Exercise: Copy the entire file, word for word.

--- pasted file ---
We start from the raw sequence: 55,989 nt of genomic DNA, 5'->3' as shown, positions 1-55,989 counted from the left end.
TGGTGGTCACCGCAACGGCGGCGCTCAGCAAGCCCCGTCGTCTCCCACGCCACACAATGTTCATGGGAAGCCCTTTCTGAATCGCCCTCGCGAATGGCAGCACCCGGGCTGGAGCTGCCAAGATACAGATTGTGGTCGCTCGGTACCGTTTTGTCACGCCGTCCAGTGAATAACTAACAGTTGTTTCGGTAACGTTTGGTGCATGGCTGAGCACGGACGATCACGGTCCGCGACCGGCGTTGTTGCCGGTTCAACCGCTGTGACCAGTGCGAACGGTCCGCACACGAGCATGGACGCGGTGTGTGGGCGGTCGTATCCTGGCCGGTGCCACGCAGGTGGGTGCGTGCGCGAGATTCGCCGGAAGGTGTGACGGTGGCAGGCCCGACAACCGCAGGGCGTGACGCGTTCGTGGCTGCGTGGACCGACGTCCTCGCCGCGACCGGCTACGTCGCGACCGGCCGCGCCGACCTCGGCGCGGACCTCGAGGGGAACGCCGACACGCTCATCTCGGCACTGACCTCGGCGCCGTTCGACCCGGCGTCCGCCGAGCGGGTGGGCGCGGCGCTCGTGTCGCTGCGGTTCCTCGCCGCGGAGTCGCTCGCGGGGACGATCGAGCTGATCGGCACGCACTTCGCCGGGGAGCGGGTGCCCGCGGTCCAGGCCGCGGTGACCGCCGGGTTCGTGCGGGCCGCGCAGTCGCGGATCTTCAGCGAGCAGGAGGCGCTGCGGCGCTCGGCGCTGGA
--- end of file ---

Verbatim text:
We start from the raw sequence: 55,989 nt of genomic DNA, 5'->3' as shown, positions 1-55,989 counted from the left end.
TGGTGGTCACCGCAACGGCGGCGCTCAGCAAGCCCCGTCGTCTCCCACGCCACACAATGTTCATGGGAAGCCCTTTCTGAATCGCCCTCGCGAATGGCAGCACCCGGGCTGGAGCTGCCAAGATACAGATTGTGGTCGCTCGGTACCGTTTTGTCACGCCGTCCAGTGAATAACTAACAGTTGTTTCGGTAACGTTTGGTGCATGGCTGAGCACGGACGATCACGGTCCGCGACCGGCGTTGTTGCCGGTTCAACCGCTGTGACCAGTGCGAACGGTCCGCACACGAGCATGGACGCGGTGTGTGGGCGGTCGTATCCTGGCCGGTGCCACGCAGGTGGGTGCGTGCGCGAGATTCGCCGGAAGGTGTGACGGTGGCAGGCCCGACAACCGCAGGGCGTGACGCGTTCGTGGCTGCGTGGACCGACGTCCTCGCCGCGACCGGCTACGTCGCGACCGGCCGCGCCGACCTCGGCGCGGACCTCGAGGGGAACGCCGACACGCTCATCTCGGCACTGACCTCGGCGCCGTTCGACCCGGCGTCCGCCGAGCGGGTGGGCGCGGCGCTCGTGTCGCTGCGGTTCCTCGCCGCGGAGTCGCTCGCGGGGACGATCGAGCTGATCGGCACGCACTTCGCCGGGGAGCGGGTGCCCGCGGTCCAGGCCGCGGTGACCGCCGGGTTCGTGCGGGCCGCGCAGTCGCGGATCTTCAGCGAGCAGGAGGCGCTGCGGCGCTCGGCGCTGGA